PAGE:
Stan Evans shot these photos in the winter of 2015. The portraits were shot in studio and action on location at the LA River. All the effects are practical and the only retouching done was to blend the layout for print
Remember Stan Evans, our favourite motographer? We've featured Stan's work earlier here on Faster and Faster (see here and here), and now the man's been at it again. This time, it's about shooting in the dark and the results, as you can see in the pics above, are pretty spectacular. Here's what Stan has to say about his latest photoshoot and his thoughts on various types of motorcycles:
On his latest photoshoot
Every once in while I feel the need to try something different with motorcycle photography. To be honest, I like pushing myself even though perfectly backlit sunset shots on sweeping roads will never lose their appeal. Nighttime always intrigues me because it brings a new set of rules. With lights, gels and exposure, I can control what people see. I can throw light where I want or fade it off into the darkness. It becomes the subtle difference between capturing a moment and creating one.
The movie Aliens had a profound effect on me as a child and I found myself studying James Cameron and HR Giger works to see how it affects perceptions. I like the idea of conceptualizing, and coming from an advertising background it’s only natural to mix action and products in an effort to get people excited to ride. Motorcycle art is probably too strong of a word because I hate the notion of standing still. Motorcycles bring a sense of urgency. Straddling the thin line between life and death should make you feel the most alive!
On why he chose the Ducati Panigale for this shoot
Actually it wasn’t the bike so much as the person I chose. I’m drawn to shooting interesting characters and I actually happened across Adey Bennett one day riding the Angeles Crest. My friend actually told me that he did all these superbike videos on the net I really had no clue who he was but you don’t see many black guys over 6 feet tall on an Italian superbike. So I figured there a story there and asked him about shooting. Turns out we had some mutual friends and he was into trying something different.
On the kind of bikes he likes most
Honestly, my thought is who am I to rain on anyone’s parade? If you are on a bike and having fun I’m happy for you. Personally I definitely lean towards performance oriented machines. Something with a powerful engine/ torque handles well and has good brakes. But longer I ride the more I want to try everything. I was meeting with Aaron Colton for a project and he showed up on this Grom. He put that thing through its paces in a parking lot and all I could think to myself was damn that looks fun! I’d also like to ride more cruisers though. I rode a Triumph Rocket III a few years ago and it was so different than I thought it would be. It was a really well balanced bike with tons of power and really comfortable. So it goes to show, you can’t judge a book by its cover.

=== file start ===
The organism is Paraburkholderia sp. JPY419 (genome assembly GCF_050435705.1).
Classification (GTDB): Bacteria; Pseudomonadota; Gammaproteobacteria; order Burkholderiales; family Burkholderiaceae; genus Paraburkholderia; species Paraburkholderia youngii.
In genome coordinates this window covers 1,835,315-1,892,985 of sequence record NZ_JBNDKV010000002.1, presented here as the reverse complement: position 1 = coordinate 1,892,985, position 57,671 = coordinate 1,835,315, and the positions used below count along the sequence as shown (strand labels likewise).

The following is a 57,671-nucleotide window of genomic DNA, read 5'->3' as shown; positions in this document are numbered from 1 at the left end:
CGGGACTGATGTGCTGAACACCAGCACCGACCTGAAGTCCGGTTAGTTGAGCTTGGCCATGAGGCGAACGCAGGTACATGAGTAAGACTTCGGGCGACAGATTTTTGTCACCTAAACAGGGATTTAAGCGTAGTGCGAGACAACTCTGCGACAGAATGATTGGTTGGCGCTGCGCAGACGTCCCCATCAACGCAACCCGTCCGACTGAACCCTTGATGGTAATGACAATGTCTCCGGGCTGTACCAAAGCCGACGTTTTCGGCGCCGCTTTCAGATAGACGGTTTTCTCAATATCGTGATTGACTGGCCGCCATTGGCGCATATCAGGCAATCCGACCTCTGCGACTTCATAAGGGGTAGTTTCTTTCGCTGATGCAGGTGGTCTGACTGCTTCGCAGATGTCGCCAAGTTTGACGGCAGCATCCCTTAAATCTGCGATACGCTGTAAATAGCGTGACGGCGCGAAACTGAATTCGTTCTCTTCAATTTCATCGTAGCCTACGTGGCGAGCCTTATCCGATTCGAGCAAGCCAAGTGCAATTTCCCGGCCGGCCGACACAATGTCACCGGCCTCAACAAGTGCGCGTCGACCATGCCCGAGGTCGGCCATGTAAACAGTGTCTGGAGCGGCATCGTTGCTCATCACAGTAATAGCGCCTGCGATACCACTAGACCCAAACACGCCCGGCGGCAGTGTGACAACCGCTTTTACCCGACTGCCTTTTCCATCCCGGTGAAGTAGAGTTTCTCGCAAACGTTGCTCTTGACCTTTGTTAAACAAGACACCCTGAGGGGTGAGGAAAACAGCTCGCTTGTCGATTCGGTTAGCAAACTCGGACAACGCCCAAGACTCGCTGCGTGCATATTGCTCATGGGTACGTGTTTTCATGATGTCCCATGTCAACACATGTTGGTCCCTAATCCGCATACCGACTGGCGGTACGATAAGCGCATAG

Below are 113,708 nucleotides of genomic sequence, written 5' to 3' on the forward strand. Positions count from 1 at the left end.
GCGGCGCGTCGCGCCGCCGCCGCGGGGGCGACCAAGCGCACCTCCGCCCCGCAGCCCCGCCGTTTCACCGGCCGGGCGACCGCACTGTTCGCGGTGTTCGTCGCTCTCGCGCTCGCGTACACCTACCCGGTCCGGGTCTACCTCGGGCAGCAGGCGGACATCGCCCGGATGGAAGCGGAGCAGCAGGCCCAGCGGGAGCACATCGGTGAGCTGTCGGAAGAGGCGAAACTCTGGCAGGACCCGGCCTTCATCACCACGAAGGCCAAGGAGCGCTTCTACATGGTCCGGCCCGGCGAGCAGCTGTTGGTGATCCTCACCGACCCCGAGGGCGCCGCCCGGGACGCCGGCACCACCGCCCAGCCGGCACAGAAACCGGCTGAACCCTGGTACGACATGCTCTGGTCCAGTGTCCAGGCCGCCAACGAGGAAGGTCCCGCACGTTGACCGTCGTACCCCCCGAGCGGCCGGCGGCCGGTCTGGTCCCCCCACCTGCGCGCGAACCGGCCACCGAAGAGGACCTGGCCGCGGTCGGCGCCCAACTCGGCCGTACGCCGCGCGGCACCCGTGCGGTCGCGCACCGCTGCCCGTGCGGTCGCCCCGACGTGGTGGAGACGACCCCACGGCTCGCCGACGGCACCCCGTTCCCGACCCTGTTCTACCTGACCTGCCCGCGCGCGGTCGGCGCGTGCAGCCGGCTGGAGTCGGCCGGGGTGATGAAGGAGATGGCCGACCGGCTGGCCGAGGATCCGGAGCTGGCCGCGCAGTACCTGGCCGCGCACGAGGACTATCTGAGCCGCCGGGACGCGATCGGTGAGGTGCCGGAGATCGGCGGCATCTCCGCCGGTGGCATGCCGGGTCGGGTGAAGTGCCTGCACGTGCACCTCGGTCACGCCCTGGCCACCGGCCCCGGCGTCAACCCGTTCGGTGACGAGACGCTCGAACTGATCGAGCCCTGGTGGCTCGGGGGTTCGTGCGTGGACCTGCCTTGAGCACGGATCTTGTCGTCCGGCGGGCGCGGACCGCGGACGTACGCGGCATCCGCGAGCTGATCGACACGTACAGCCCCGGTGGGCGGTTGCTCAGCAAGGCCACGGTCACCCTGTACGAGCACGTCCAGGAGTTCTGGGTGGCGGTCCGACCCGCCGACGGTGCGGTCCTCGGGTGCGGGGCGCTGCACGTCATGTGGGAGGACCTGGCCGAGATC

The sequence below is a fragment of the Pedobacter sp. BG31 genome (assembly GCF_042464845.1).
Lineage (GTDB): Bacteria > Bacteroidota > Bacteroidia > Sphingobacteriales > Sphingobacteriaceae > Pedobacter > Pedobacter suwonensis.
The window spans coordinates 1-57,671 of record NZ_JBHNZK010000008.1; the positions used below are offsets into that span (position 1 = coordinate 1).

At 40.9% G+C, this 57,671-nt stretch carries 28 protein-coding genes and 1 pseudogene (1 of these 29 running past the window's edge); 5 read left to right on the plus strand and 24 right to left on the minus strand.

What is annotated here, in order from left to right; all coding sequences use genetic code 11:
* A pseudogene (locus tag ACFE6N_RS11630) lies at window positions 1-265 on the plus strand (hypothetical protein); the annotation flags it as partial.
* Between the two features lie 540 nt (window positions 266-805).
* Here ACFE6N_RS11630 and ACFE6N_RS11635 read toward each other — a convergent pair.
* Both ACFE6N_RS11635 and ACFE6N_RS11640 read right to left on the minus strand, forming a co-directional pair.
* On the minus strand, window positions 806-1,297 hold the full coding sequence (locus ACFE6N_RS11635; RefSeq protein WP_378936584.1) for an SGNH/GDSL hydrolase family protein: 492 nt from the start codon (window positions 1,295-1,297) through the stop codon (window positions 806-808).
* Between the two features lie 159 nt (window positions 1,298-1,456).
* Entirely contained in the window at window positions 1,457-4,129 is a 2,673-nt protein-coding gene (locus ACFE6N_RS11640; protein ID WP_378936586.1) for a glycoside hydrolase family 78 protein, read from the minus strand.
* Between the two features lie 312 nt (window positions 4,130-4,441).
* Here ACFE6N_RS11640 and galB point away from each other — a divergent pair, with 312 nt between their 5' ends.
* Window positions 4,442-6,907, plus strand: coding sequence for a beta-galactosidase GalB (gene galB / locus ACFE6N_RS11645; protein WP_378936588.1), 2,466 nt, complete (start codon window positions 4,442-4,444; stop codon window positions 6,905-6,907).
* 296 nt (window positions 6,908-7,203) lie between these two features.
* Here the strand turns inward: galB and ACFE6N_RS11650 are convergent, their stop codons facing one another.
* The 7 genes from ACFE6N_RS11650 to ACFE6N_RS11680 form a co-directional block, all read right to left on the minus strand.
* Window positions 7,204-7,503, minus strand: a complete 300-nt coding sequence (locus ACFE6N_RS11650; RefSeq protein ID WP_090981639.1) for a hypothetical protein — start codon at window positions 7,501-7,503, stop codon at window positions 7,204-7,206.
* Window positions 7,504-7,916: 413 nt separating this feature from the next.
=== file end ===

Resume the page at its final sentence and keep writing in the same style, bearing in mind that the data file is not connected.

On European vs Japanese vs American bikes
If we are talking about production machines, I always love European bikes for the attention to detail. That being said, I’m surprised with the imagination that people have and the type of bikes being created. Just the fact that the supercharged Kawasaki H2R made it into production is amazing. The Ronin machines are the most interesting inclination of an American brand and custom builder giving a nod to Japanese culture and tradition.
The bike I’d love to ride is the Roland Sands Project 156 Pikes Peak machine. It’s just a purposeful, utilitarian bike from Victory that kinda came out of nowhere. It would be great to see something like that put into production!
On the bikes he'd like to photograph in the future
Funny enough I just finished shooting Woolie's latest bike. He’s Deus Ex Machina US Motorcycle design director. If you had told me a year ago I would be shooting one of his bikes, I would have laughed, but strange things happen. I met him through Aaron and he’s been an amazing mentor since I’ve been in California. He’s one of those people that lives his life through actions so usually I do a lot of looking, listening and asking questions when I don’t know something. He’s actually works as a gaffer part time so he knows a lot about angles, lighting and production so half the time we probably talk about that. Now that I’m finishing that up I’m kind of scratching my head on what to do next. I mainly enjoy shooting people with their bikes though. A bike needs a rider and there’s something in that philosophy that makes me shoot the way I do. I almost never shoot a photo of a bike by itself. I like people first, bikes second.
On the reactions he gets to his work, from his other photographer friends
Most have been pretty encouraging, but some people see it as too far outside their spectrum. I’m fine with that though. My thought is, if we were all shooting the same way, life would be pretty boring. @upforadventuress started a fun creative outlet for me to shoot motorcyclists however I want, whenever I want. Each time I go out I want to try something a little new. I try to find interesting people, listen and learn their stories. I shoot, and edit them all while a lot of motorcycle blogs/ ig are just pulling from other feeds. I'd like to see more people creating real creative content rather than shuffling the same photos around.
I’d just like to say thanks to all the people I’ve met riding my motorcycle. I’ve seen some beautiful places and had some cool opportunities to learn things. I hope people see a photo of mine and it encourages them to get out there. To take a moto course, get their license and travel on two wheels. If you’ve taken a photo with me I appreciate you taking the time. I may of stole a little of your soul but it was worth it if we inspired others…